By LARRY VAUGHT
Once the student section started calling him “Terry Touchdown” in high school, quarterback Terry Wilson was all-in with the nickname.
“I was balling out and the name just stuck. I thought it was a good nickname, too. So did my teammates. They called me that and teased me about it. It jus stuck,” said Wilson.
Kentucky fans would be more than willing to use the same nickname — or Touchdown Terry — the next three years. He recently decided to play for Kentucky and turned down Florida, Nebraska, Baylor, Mississippi and others after throwing for 2,113 yards and 26 touchdowns and running for 518 yards and five more scores at Garden City (Kansas) Community College.
The 6-3, 195-pound Wilson graduate from high school a semester early to enroll at Oregon in 2016 but redshirted his freshman season before transferring to Garden City. He throw for 5,262 yards and 49 touchdowns his final two years of high school in Oklahoma City and also ran for 709 yards and 11 scores as a senior. He was ranked as the second best prospect in Oklahoma his senior year.
Even though he was at Oregon just one year, his teammates called him “Touch” — and he was fine with that, too.
“It’s just nice to know people think that much of me. It’s an honor to get a nickname like that,” Wilson said.
He became a recruiting priority for Kentucky after Georgia four-star quarterback Jarren Williams pulled out of his commitment to UK for a second time. He made his official visit to UK Dec. 8-10 and said he bonded with coaches “and dudes on the team” that he really liked.
“There was a great vibe between us,” Wilson said. “That’s where it started with me coming to Kentucky. Getting the opportunity to play with guys on this team was a big thing. It doesn’t get any better than playing in the SEC, so that really caught my interest.”
Not having a starting quarterback returning was an “eye-opener” for Wilson also. He will be competing with senior Drew Barker, sophomore Gunner Hoak, and freshmen Danny Clark and Walker Wood for the No. 1 job if no one transfers or changes positions.
Starting quarterback Stephen Johnson will play his final game in the Music City Bowl Dec. 29th. Johnson was also a junior college transfer.
“I want to go in and do big things and help Kentucky get to the next level,” Johnson said. “I really didn’t know that much about Kentucky football. I knew more about Kentucky basketball. But when I watched the football team this year, they just had a few close games they lost. They were that close to winning a lot more games. I saw them progress.”
He liked Kentucky’s facilities. But he was not looking at “flashy stuff” to pick where he wanted to play. He had the glamour and glitz at Oregon. He was looking for the best fit with the best players around him.
“You have got to have players to win games,” Wilson said. “What I sensed is that Kentucky is ready to go. They are so close. I want to be that factor in helping them get to that promised land.”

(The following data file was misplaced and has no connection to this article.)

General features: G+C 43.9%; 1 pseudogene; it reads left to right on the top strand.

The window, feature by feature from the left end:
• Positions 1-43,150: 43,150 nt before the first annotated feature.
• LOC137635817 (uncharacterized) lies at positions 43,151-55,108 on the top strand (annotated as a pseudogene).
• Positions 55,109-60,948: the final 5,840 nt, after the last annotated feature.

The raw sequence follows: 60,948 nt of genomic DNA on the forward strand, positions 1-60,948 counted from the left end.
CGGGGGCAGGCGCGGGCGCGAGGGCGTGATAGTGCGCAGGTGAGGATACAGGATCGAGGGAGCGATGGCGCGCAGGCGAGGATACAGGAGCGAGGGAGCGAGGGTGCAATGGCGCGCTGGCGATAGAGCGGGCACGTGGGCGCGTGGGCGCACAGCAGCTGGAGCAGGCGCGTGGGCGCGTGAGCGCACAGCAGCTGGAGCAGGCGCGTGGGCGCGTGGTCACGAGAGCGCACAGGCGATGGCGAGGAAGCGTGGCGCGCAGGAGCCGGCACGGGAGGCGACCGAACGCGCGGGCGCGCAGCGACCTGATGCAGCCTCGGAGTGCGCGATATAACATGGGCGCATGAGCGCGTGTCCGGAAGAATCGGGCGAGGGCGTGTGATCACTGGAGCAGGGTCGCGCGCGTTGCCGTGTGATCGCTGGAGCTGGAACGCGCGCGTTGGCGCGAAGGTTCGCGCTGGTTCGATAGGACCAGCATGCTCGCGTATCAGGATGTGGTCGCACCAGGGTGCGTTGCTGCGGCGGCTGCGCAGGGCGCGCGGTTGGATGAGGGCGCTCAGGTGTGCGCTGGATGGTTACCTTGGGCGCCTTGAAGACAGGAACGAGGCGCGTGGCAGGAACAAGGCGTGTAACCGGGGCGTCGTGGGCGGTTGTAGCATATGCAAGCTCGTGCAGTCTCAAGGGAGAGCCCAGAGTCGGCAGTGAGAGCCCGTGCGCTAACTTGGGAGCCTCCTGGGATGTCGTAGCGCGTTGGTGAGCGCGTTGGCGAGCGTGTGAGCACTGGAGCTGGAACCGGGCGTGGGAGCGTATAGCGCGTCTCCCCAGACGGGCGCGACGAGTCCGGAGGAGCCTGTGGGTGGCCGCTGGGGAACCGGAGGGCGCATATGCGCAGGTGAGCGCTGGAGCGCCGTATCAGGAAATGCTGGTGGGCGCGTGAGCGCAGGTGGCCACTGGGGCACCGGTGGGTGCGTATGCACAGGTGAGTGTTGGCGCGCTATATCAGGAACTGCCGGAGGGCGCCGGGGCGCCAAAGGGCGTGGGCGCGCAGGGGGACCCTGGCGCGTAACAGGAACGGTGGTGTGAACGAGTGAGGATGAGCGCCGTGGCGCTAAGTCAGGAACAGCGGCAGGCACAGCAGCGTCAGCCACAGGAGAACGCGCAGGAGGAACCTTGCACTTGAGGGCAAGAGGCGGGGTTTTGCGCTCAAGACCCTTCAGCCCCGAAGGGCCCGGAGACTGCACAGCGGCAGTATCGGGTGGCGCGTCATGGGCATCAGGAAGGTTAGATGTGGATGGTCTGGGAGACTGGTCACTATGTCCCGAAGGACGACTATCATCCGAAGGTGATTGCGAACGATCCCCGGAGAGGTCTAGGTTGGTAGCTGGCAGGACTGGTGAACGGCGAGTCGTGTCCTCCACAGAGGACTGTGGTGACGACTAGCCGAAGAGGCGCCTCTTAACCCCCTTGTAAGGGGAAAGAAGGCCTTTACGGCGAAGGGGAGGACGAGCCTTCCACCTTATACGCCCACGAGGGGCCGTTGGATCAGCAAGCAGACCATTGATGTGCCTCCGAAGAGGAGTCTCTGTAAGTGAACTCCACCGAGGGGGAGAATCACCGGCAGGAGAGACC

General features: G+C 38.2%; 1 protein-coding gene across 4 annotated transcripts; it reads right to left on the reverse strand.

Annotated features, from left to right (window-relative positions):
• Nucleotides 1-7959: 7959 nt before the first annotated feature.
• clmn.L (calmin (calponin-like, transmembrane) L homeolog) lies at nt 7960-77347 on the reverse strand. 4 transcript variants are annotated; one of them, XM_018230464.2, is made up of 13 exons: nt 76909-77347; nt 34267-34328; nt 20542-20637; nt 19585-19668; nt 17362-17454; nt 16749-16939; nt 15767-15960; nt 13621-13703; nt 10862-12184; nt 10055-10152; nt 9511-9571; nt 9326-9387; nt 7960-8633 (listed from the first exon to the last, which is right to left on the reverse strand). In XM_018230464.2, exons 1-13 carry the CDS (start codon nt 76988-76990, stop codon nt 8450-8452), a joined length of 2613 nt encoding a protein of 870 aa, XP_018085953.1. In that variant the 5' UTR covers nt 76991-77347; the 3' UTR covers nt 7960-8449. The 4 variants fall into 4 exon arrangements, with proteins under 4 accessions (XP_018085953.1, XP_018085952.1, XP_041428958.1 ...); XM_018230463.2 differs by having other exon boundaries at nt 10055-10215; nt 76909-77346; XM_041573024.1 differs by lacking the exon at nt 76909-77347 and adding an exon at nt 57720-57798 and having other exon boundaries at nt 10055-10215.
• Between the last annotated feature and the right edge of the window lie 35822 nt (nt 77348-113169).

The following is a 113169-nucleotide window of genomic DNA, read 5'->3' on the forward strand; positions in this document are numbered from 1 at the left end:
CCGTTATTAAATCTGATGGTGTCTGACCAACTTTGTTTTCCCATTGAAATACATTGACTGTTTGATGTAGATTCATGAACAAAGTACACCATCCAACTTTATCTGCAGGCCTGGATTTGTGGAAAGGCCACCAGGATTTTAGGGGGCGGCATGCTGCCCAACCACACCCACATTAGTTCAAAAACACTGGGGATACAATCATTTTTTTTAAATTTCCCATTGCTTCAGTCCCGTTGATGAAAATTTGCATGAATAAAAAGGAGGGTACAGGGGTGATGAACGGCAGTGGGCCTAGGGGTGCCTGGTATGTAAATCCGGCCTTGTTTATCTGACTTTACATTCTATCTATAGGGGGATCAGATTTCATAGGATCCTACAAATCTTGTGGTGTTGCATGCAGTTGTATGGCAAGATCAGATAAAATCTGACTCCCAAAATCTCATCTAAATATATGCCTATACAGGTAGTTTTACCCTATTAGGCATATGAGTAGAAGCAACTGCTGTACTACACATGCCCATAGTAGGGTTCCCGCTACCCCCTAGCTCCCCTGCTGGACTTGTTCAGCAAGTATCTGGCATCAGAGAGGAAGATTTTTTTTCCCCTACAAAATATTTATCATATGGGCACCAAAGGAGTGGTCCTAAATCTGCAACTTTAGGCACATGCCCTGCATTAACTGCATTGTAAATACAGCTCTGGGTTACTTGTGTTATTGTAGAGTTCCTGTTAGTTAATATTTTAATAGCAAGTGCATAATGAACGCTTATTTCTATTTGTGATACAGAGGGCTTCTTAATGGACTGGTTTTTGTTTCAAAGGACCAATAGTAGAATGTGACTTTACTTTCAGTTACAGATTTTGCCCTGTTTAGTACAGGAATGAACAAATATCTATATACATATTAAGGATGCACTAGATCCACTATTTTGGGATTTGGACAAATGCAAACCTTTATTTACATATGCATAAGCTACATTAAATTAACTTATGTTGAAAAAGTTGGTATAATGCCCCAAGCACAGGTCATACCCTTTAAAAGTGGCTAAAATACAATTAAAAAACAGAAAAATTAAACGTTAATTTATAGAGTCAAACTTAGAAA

He enjoyed being around running back Benny Snell, receivers Dorian Baker and Lynn Bowden, and several offensive linemen. He sensed they were “all about business” and ready to win a lot more.
“You can just see they are hungry and ready to do great things just like I am,” Wilson said.
Coincidence or not, two linemen — 300-pound defensive tackle Jerquavion Mahone and three-star offensive guard Kenneth Horsey — committed to UK within 48 hours of Wilson’s commitment. Wilson’s commitment put some buzz back in UK football that the Cats needed after losing to Georgia and Louisville to end the season.
Wilson said UK’s talent was a “big eye-catcher” to him when he watched the team’s bowl practice.
“There are some wideouts that can flat go. Some defensive guys can really play, too,” Wilson said. “It was really an eye-opener to have a chance to come in and play with those guys. They are good.”
So is Wilson.
While he can run, he’s not a runner. He calls himself a “pass first” quarterback who likes to stay in the pocket.
“But if it gets iffy in the pocket and guys are in my face, my speed helps me get out of those problems,” he said. “That’s a good asset on my game that I can do. That’s what coaches like about my game. I can throw the ball pretty well. Everybody wants to get caught up in that dual-threat quarterback stuff and think of somebody like Michael Vick who just squirts out of the pocket and runs. But I am really just an athlete playing quarterback that can throw and just happens to very shifty and fast. I feel like a lot gets lost in calling me a dual-threat guy.”
Wilson has not been timed in the 40-yard dash since running it in 4.5 seconds as a high school junior. He knows he’s faster now because of the training he’s done in the weight room and on the field.
He’s also not shy about contact.
“You have to deliver a blow. Sometimes you sit in the pocket and you have got to take a hit to make a play, especially if it is a critical down,” Wilson said. “You’ve got to take that shot for your team. You just have to build your body up in the weight room so you can take those shots. But when you get a chance to take your shot, you do that, too. That’s the biggest part of football — being able to take a hit but also deliver a hit. I can do both.”